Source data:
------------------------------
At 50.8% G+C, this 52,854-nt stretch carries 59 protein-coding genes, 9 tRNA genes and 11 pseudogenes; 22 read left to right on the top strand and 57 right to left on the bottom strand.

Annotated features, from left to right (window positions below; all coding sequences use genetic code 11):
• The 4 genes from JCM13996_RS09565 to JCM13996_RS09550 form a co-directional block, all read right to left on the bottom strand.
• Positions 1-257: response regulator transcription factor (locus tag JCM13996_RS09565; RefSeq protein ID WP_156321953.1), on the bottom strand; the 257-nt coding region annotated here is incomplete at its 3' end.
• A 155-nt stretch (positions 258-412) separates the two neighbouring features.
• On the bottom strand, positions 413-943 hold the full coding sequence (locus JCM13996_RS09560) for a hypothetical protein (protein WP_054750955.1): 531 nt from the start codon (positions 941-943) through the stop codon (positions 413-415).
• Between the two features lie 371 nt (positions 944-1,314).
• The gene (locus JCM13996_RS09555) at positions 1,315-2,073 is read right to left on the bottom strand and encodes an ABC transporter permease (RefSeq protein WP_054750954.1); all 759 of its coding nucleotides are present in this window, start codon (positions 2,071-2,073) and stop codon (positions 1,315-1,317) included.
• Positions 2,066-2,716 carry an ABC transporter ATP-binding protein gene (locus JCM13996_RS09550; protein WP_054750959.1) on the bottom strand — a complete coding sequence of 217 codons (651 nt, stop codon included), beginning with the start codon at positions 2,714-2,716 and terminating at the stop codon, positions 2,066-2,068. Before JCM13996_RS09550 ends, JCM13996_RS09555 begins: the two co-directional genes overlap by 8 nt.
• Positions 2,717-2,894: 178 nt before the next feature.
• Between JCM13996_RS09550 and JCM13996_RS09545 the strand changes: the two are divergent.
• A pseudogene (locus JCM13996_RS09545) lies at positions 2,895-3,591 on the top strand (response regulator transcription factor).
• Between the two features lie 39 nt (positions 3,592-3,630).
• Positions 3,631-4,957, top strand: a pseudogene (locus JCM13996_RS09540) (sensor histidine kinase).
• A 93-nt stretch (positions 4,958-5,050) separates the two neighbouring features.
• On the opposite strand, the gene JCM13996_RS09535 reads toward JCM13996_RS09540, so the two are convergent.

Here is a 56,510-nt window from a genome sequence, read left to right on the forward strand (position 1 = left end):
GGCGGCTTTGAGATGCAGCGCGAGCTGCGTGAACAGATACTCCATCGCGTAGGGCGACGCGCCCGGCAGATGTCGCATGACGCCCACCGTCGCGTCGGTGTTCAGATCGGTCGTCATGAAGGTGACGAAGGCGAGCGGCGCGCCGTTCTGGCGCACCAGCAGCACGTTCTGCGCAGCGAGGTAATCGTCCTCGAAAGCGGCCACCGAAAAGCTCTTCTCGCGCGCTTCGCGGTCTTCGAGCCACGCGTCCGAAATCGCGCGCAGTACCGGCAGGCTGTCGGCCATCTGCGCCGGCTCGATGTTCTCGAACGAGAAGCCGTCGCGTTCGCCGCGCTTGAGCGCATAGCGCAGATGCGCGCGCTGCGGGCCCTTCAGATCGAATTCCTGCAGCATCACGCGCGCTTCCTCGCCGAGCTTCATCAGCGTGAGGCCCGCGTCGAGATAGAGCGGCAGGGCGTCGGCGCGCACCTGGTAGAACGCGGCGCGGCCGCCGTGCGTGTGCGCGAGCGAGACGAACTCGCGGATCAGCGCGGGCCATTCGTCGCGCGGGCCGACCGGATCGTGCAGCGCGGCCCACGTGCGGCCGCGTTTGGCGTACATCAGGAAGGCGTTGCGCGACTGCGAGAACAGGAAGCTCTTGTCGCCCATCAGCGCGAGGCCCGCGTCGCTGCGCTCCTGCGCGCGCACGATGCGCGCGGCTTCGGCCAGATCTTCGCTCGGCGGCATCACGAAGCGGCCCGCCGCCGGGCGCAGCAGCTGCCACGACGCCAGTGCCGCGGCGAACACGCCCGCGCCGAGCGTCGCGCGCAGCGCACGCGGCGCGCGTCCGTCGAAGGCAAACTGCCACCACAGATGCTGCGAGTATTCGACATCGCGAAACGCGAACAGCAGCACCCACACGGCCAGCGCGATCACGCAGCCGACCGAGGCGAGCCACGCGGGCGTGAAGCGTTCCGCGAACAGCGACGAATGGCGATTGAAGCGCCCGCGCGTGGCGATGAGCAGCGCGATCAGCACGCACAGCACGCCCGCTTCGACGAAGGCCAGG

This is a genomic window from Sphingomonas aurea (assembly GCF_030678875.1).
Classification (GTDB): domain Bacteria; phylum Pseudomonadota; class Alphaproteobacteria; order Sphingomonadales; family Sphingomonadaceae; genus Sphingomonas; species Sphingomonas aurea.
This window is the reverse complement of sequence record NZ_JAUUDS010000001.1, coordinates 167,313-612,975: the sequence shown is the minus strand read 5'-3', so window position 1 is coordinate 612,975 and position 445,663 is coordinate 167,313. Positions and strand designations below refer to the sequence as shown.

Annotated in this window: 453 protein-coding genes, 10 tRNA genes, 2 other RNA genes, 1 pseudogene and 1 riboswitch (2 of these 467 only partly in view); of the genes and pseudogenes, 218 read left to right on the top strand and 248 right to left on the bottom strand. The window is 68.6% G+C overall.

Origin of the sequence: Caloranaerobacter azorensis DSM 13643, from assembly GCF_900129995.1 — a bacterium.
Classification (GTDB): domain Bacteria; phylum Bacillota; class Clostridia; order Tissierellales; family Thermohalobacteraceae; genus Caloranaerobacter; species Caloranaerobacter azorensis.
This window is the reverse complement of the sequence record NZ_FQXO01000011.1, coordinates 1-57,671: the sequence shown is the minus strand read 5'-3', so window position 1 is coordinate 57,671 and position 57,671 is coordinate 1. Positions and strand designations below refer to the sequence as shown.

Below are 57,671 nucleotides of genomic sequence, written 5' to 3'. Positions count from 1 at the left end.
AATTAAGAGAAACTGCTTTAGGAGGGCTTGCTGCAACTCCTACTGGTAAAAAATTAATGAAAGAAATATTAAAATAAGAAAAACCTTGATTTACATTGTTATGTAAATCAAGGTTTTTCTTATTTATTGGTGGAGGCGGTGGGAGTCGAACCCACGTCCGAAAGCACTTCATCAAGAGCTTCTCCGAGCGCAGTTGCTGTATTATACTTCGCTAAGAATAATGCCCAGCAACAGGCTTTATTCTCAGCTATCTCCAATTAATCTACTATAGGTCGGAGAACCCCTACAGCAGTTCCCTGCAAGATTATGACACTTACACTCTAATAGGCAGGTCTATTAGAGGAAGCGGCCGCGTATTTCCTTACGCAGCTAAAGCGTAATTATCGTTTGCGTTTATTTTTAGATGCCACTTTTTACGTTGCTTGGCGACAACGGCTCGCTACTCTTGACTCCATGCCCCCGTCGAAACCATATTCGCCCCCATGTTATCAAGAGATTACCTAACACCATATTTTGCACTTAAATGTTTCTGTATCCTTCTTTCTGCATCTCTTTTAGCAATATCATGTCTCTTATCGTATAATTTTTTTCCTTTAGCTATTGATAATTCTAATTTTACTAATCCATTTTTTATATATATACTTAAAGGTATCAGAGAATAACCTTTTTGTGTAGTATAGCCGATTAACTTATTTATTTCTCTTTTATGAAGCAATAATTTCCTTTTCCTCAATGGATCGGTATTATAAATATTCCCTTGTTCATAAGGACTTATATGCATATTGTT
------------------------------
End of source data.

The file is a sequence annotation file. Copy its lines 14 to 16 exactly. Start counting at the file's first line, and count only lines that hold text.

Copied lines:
• Positions 3,631-4,957, top strand: a pseudogene (locus JCM13996_RS09540) (sensor histidine kinase).
• A 93-nt stretch (positions 4,958-5,050) separates the two neighbouring features.
• On the opposite strand, the gene JCM13996_RS09535 reads toward JCM13996_RS09540, so the two are convergent.